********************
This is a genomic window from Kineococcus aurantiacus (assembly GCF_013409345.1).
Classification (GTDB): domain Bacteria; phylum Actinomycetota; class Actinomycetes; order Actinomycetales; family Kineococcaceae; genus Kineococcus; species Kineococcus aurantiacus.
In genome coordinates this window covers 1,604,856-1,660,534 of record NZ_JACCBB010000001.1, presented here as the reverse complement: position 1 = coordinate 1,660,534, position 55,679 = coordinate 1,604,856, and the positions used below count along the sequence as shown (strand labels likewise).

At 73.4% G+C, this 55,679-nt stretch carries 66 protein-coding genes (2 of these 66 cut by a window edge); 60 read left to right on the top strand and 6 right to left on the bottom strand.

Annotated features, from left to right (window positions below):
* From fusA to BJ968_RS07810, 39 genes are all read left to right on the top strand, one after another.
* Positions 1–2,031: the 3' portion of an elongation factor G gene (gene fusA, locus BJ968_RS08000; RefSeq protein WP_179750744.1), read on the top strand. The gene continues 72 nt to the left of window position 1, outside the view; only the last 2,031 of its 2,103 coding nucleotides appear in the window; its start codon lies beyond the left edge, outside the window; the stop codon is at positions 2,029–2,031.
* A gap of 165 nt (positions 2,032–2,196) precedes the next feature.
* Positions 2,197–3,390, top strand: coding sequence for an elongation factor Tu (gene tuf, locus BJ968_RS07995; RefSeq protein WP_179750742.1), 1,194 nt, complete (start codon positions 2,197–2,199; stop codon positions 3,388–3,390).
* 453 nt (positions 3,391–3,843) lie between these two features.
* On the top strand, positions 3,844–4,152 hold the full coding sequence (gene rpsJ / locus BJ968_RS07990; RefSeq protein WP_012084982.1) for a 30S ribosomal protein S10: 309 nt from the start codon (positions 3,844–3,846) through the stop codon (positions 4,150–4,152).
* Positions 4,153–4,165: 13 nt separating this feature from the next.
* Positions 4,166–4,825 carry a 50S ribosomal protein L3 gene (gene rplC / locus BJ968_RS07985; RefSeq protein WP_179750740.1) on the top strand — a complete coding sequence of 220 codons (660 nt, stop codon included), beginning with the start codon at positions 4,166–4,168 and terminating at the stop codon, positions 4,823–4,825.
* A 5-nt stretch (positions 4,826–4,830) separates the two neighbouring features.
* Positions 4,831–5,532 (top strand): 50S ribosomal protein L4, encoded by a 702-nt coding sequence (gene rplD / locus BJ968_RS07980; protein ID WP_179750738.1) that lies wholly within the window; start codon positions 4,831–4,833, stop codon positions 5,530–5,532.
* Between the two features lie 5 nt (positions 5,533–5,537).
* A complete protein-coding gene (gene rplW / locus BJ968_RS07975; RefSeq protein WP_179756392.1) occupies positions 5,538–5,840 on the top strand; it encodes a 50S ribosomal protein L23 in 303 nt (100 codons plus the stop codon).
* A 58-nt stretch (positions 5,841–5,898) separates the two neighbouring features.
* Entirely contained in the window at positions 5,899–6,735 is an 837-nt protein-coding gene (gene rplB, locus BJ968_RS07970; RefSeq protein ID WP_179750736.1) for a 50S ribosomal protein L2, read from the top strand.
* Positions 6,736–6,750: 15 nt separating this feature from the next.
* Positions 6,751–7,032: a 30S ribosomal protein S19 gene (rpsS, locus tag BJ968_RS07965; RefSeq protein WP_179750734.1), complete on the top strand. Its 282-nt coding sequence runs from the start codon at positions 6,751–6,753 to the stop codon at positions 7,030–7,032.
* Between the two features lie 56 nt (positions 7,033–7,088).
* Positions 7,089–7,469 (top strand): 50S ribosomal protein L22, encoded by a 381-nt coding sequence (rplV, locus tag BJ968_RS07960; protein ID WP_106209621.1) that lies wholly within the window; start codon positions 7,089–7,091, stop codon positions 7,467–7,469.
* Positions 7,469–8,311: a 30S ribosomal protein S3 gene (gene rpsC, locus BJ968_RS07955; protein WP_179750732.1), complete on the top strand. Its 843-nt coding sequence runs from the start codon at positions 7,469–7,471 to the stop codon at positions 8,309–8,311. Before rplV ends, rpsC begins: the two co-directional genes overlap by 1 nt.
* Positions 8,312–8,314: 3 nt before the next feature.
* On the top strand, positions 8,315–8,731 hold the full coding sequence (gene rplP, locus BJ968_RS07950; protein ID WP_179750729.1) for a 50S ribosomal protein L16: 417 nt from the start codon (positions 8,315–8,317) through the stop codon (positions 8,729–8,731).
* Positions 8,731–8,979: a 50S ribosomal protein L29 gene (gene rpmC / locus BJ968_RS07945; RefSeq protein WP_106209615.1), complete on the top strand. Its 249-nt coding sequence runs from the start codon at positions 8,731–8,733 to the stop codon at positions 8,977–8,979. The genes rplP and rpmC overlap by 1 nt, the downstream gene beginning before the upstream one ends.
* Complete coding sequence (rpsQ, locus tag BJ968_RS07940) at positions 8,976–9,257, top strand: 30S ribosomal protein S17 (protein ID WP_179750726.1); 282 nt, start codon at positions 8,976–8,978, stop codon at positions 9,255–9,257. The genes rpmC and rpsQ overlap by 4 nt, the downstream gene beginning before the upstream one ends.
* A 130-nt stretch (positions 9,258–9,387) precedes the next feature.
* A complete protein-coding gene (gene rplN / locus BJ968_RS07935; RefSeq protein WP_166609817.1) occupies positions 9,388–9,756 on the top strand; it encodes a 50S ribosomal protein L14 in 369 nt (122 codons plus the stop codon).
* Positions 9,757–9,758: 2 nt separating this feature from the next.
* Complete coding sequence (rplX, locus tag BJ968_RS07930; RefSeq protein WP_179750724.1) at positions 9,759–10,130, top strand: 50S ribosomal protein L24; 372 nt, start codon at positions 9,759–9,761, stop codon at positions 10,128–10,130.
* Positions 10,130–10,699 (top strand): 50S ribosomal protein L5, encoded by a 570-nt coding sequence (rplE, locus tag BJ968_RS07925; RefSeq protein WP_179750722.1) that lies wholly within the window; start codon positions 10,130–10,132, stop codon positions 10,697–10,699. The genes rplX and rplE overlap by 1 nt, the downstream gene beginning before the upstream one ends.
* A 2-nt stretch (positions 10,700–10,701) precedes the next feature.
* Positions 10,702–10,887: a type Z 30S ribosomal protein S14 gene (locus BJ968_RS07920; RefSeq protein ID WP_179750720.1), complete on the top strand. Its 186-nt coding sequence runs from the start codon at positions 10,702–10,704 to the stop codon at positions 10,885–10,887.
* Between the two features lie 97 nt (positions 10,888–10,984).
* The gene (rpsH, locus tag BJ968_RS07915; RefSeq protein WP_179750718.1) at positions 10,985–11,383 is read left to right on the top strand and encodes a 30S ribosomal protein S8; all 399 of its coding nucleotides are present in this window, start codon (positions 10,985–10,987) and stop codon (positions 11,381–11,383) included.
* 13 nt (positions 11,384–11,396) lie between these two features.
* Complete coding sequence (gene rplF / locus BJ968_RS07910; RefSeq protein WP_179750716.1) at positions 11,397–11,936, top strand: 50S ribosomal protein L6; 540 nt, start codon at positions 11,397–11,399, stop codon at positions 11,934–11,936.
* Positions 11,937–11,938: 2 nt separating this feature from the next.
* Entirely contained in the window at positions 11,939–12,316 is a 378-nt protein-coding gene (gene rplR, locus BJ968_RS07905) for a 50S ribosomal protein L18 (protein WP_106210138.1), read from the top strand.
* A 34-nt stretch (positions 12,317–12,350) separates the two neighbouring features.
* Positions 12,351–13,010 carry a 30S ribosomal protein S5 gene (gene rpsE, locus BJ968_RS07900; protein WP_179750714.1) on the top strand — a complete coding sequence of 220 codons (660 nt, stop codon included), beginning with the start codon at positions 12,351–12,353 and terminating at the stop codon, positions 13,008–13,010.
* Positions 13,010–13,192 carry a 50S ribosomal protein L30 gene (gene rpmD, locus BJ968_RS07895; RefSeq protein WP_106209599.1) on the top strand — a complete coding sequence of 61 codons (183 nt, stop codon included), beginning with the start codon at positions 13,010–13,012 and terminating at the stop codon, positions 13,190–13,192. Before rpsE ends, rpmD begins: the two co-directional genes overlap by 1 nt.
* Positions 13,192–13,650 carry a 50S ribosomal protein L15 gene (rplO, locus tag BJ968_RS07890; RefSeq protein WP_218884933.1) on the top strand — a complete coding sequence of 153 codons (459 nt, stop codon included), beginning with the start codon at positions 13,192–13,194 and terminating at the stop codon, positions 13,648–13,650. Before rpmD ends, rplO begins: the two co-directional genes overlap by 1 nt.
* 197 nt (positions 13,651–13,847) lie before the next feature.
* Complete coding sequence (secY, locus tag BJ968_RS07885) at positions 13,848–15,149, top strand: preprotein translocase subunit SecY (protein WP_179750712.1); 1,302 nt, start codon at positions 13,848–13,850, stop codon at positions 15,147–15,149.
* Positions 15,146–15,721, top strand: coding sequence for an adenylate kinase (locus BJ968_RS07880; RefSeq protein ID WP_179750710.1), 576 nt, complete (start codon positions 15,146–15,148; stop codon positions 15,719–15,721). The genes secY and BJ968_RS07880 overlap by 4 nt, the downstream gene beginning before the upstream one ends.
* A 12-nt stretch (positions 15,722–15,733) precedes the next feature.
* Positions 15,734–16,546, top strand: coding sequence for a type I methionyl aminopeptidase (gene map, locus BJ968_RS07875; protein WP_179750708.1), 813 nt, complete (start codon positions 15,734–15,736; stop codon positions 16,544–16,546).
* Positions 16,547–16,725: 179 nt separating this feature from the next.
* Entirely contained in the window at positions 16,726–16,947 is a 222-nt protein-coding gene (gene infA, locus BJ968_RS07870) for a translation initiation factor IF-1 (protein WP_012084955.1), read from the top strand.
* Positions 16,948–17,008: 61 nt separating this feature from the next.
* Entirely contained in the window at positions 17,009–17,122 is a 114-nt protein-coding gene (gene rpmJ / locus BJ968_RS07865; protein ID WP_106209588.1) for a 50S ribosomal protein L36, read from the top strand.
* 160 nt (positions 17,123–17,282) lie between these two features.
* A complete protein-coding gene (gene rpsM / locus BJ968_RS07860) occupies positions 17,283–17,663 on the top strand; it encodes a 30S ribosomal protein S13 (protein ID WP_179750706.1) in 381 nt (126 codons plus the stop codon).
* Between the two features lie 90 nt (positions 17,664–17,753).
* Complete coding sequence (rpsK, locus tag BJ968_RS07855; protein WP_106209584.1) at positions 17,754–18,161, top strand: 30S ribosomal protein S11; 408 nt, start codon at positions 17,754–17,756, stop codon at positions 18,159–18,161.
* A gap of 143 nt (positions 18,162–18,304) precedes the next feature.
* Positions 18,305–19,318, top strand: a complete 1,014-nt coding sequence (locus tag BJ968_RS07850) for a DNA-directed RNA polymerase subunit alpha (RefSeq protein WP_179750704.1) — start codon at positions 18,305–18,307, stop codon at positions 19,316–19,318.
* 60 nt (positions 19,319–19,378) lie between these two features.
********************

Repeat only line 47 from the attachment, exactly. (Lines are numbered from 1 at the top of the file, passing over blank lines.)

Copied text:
* Complete coding sequence (secY, locus tag BJ968_RS07885) at positions 13,848–15,149, top strand: preprotein translocase subunit SecY (protein WP_179750712.1); 1,302 nt, start codon at positions 13,848–13,850, stop codon at positions 15,147–15,149.